6.06.2020

A Prayer Walk in Ferguson

A different landscape since Saturday
As protests since the death of George Floyd continue, now in even more countries across the globe, a special prayer walk took place in Ferguson, MO on Thursday, June 4. This event was organized by the North County Pastors' Group, a collective of churches which originated following the death of Mike Brown.

These churches, my own included, have hosted an annual event called Unity Sunday for the past 4 years, from which I have personally benefited whether as attendee or participant. These events have allowed opportunity for predominantly black and predominantly white churches to gather together for fellowship, prayer and worship, and have included pulpit swaps between the pastors. As we've grown to know one another, this prayer walk was a significant next step in joining together, this time outside church walls and into the community.

The evening began and concluded in the parking lot of First Baptist Church of Ferguson, where we prepped and prayed before heading down the street to the Ferguson Police Station, now largely boarded up due to rioting which occurred after my time there on Saturday. The goal was not only to pray for the community, but to listen to those in the community and pray with them as appropriate. There was opportunity to do so with several individuals, including a police officer, a protestor and at least one of the artists now working on positive messages in front of the station.

Additional prayer suggestions included prayers of repentance, for justice and righteousness to prevail, for understanding and bearing one another's burdens, for healing and meaningful systematic change, for discernment and for blessing.

Gathering at First Baptist



Artists now being allowed to work out front


One group prays with an artist

Praying with an officer

Opportunities for listening and dialogue

One story of a protestor particularly caught my ear. He explained that earlier in the week, peaceful protestors were chanting, "I can't breathe," echoing the words of George Floyd as a policeman held a knee to his neck. A Christian group outnumbered the protest group that night and, whether intentionally or not, proceeded to drown out the their voices. Not surprisingly, this was seen as purely frustrating and disrespectful, tainting any message the Christian group may have attempted to share as well.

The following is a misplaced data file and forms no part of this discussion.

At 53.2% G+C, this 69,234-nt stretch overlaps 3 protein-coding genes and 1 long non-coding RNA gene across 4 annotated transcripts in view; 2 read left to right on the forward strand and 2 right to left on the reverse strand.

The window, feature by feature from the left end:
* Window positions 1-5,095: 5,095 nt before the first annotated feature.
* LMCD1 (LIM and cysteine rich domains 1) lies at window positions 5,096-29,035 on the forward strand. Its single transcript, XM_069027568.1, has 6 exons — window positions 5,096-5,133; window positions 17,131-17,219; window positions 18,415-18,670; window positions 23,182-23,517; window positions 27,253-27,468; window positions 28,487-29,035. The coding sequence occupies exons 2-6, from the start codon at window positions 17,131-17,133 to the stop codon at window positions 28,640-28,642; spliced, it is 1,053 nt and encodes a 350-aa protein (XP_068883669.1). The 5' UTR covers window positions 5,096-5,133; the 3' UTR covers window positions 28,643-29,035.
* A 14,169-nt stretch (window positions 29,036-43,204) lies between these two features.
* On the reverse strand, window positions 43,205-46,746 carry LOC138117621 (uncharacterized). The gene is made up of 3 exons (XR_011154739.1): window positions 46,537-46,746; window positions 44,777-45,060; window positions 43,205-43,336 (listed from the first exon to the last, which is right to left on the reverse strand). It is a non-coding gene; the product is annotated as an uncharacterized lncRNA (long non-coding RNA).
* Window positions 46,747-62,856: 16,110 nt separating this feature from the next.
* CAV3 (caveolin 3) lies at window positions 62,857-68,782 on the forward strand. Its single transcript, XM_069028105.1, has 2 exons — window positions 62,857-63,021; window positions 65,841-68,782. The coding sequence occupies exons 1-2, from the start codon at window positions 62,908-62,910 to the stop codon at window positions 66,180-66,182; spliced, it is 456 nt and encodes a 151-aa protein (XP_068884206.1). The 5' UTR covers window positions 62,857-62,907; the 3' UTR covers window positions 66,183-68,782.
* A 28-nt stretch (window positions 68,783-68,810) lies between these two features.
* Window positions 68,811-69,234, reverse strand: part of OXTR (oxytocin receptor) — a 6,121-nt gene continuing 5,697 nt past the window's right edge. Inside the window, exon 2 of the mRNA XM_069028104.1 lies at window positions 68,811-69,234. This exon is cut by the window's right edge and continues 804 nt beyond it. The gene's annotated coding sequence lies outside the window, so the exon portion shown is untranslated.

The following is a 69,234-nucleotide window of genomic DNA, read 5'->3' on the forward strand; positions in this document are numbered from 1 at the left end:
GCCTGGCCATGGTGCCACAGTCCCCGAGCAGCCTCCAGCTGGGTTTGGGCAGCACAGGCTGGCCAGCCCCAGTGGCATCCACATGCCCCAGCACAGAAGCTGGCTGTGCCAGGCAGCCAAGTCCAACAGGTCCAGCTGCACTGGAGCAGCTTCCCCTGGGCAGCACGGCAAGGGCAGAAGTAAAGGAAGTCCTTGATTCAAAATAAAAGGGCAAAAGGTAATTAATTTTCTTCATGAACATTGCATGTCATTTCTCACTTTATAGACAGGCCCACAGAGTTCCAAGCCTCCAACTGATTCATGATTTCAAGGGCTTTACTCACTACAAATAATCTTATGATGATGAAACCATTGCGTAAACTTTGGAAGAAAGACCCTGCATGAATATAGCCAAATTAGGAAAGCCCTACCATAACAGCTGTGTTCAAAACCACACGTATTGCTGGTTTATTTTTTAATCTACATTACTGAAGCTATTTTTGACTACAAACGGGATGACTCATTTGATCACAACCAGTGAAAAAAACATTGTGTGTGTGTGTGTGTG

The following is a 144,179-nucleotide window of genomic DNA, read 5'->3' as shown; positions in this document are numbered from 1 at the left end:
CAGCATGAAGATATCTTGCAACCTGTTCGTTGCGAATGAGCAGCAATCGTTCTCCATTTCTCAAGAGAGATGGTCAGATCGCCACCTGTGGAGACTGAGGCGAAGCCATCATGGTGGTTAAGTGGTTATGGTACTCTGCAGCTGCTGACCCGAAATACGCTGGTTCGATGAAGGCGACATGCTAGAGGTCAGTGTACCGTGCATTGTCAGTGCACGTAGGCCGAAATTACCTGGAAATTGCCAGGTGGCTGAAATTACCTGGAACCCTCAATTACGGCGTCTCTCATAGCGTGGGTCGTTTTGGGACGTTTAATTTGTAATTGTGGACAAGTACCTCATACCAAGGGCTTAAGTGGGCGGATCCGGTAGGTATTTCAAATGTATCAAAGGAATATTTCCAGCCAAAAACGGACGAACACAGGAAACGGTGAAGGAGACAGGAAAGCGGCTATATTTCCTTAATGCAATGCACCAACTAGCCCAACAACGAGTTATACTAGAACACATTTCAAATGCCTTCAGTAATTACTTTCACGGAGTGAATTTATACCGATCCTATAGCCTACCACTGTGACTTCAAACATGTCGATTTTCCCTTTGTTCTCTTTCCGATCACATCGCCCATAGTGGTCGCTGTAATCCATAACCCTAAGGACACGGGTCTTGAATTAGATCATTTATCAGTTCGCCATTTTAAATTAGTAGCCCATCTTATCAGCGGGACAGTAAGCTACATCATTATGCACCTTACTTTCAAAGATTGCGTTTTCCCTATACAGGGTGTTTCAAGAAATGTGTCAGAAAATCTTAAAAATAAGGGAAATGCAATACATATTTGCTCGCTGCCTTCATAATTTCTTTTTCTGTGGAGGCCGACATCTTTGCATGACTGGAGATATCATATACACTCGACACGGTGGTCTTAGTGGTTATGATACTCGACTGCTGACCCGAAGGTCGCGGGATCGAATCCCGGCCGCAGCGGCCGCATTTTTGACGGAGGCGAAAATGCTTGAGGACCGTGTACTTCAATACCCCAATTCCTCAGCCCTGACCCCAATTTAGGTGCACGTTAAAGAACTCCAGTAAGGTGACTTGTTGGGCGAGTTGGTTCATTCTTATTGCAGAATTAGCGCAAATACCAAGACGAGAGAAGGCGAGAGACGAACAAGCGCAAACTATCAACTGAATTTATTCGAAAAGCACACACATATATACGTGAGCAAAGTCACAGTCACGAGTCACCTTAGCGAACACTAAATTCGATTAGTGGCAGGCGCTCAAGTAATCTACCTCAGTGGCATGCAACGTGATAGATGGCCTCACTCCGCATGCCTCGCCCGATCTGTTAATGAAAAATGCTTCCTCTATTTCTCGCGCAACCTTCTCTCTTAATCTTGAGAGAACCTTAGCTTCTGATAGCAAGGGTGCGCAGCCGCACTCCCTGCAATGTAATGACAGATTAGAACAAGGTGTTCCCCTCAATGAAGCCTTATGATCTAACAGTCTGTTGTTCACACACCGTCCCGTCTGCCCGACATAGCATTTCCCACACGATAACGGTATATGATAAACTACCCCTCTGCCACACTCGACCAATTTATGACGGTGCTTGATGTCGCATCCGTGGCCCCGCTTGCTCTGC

While I was not there to witness the event or know the intentions of either group in this case, it was clear that this man felt ignored and unheard by "religious people," giving me pause to consider the delicate but significant balancing act of our communication. While there are appropriate times to stand against, we must also be sure to use discernment in our delivery and approach if we truly wish to reach people for Christ. As stated in my previous post, we must listen in order to truly hear and learn in order to truly love. Our message, the message of Jesus Himself, will never be heard if we even inadvertently ignore, dismiss, overpower or speak past all other views and voices. Even—and perhaps especially—if we disagree, we must remember the power and importance of acknowledging and respecting others created in the image of God if we too hope to be heard. Quick to hear. Slow to speech or anger.

This makes me even more thankful for God-given opportunities even in and around this event for respectful dialogue with individuals of various ethnicities and ages as we all continue to process with and learn from one another.



Work in progress—in more ways than one

Groups in prayer for the community and our nation


I am also excited at the answer to prayer of lately seeing some prayer events covered by local media, this evening included, allowing the voice of the church to be more broadly heard. (See the full story page here.)


I am so grateful a last minute meeting cancellation freed me up to attend this significant evening. I have historically found my way to similar events in response to racial concerns on my own, so it was deeply encouraging to this time pray alongside a number of individuals from my own church as well. Various limitations and commitments had also prevented me attending other prayer events this week, including a rally near the Gateway Arch on this same afternoon—a landmark where I've desired to see group prayer happen. Though I was unable to join both events, I praise the Lord this actually did happen, and that we are seeing multiple prayer events continue and grow during this time.

Church, continue to watch for and share prayer events from groups like Civil Righteousness, NOCO Pastors, 10 Days of Prayer - St. Louis or in your own local area. Let's continue to be that light in the darkness, powerfully and respectfully bringing the Lord's presence into our communities.

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